But Richard is optimistic about the steady progress; as he says ‘we are beginning to see the wood from the stems’.

The first poles have gone up… and some have come back down.Watching Richard’s careful and patient approach it is obvious that the work could be done more quickly; but that he is very keen not to rush.

Each piece is assessed to check it ’fits’ into the vision of the sculpture he has in his mind. Once in position the wood is held in place temporarily and turned until he is happy that it works, before it is fixed in place with the wire.

Even then he is constantly considering whether it will need an added layer on top to create the effect he is after.

It’s not unusual to see him at the top of the scaffold one moment and then standing back on the ground the next – just to make sure. Like a giant vertical jigsaw he is gradually creating order from the chaos of cut timber lying around.

In fact, speaking with Richard it is clear he rather likes this concept of bringing order; as he sees it as a reflection of the order the stems once had when they were part of the living tree.

The sculpture taking shapeThe-sculpture-from-the-insi

It is not the only happy coincidence that has occurred.

During Richard and his team’s work they have calculated that by the time they have finished the sculpture will contain around 2,000 growth rings (based on the rough calculation that they will be using around 120-150 individual stems, each with between 10 and 20 growth rings).

Even the approximation of rings seems to fit – reflecting the ambiguity of the real tree’s actual age.

Whatever the Weather: Trees for our future climate. By Caroline Bennett, Education Officer

Thursday, February 14th, 2013

Join our Learning Team for the ‘Whatever the Weather’ family trail around the arboretum this half term (between 12-14 February) to discover how trees survive in all sorts of weather, how trees can change the weather and what we are doing to prepare the arboretum for a changing climate.

Scientists expect that the British climate will become drier and hotter.

Westonbirt Arboretum is creating a one hectare site to trial species from different origins to see how they survive in our changing climate. This is called the 2050 Glade, which is close to the junction between Lime Avenue and Loop Walk in the Old Arboretum.

Ten initial species have been planted, including a field maple collected from seed in Turkey. Around half have survived the harsh winter. Field maple is a species native to England and it will be interesting to see whether the plant collected in Turkey performs any differently.

Field maple at Westonbirt, credit Gina Mills

Other species to be tested are the Turkish sweetgum, the Kamila tree and both the Chinese and Japanese Tallow tree. Three of these trees may be suitable substitutes for autumn colour providers, such as maples, that might not do so well in a warmer climate.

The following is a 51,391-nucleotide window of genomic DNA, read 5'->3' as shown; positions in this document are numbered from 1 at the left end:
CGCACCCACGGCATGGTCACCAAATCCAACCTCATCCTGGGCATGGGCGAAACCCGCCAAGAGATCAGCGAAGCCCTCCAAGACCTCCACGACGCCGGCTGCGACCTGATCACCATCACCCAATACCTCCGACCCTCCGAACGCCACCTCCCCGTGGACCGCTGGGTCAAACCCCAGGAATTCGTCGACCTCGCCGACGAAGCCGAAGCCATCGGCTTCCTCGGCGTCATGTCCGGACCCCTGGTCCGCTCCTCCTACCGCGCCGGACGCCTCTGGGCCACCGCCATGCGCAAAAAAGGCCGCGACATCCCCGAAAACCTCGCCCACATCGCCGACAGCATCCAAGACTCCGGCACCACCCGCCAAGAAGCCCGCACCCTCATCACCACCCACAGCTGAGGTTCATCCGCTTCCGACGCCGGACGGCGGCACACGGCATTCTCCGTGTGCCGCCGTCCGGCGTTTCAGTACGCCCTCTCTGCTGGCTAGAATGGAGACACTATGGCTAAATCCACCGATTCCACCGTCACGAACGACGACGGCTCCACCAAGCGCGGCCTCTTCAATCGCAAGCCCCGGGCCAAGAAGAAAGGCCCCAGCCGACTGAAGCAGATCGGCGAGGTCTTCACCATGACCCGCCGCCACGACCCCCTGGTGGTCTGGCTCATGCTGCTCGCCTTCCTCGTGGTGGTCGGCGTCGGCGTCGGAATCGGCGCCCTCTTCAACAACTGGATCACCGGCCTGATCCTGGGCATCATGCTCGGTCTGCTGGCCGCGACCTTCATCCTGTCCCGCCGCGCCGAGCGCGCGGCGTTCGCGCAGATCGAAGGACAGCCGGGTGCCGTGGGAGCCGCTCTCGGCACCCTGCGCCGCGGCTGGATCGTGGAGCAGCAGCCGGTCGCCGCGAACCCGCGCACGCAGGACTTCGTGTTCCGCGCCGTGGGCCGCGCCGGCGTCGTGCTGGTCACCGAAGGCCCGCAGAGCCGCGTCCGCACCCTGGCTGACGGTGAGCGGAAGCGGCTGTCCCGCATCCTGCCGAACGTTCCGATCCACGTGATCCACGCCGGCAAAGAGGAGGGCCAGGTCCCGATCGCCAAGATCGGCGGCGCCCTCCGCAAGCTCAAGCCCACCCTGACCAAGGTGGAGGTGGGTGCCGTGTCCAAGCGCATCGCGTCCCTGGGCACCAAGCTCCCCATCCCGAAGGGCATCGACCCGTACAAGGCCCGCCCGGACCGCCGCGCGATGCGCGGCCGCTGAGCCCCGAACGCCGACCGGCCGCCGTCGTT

You can find out more by visiting the Great Oak Hall to pick up a trail map and taking part in our free fun activities at the Learning Centre between 11am and 3pm, 12-14 February.

Useful links and information:

General admission to Westonbirt Arboretum (until 28 February): adults £5, concessions £4, children £2.
Friends of Westonbirt Arboretum and accompanying children go free.
Take a look at the Plan Your Visit web pages for opening times, directions and more information.

Whatever the Weather: Missing home comforts. By Caroline Bennett, Education Officer

Wednesday, February 13th, 2013

Join our Learning Team for the ‘Whatever the Weather’ family trail around the arboretum this half term (between 12-14 February) to discover how trees survive in all sorts of weather, how trees can change the weather and what we are doing to prepare the arboretum for a changing climate.

The eucalyptus at Westonbirt Arboretum is a long way from home. Native to Australia, its normal climate is very different from our own.

Eucalyptus

It survives well here in the UK, but it doesn’t like the frost. Many eucalyptus trees don’t tolerate temperatures below -5C. So how is this one still alive?

The Holford family, who created Westonbirt Arboretum, planted a shelter belt of evergreen trees like yew and hemlock around the edge of the arboretum to protect more delicate trees from cold winds and frosts. We still lose trees due to cold weather from time to time, but the shelter belt helps to reduce this.

You can find out more by visiting the Great Oak Hall to pick up a trail map and taking part in our free fun activities at the Learning Centre between 11am and 3pm, 12-14 February.

Useful links and information:

General admission to Westonbirt Arboretum (until 28 February): adults £5, concessions £4, children £2.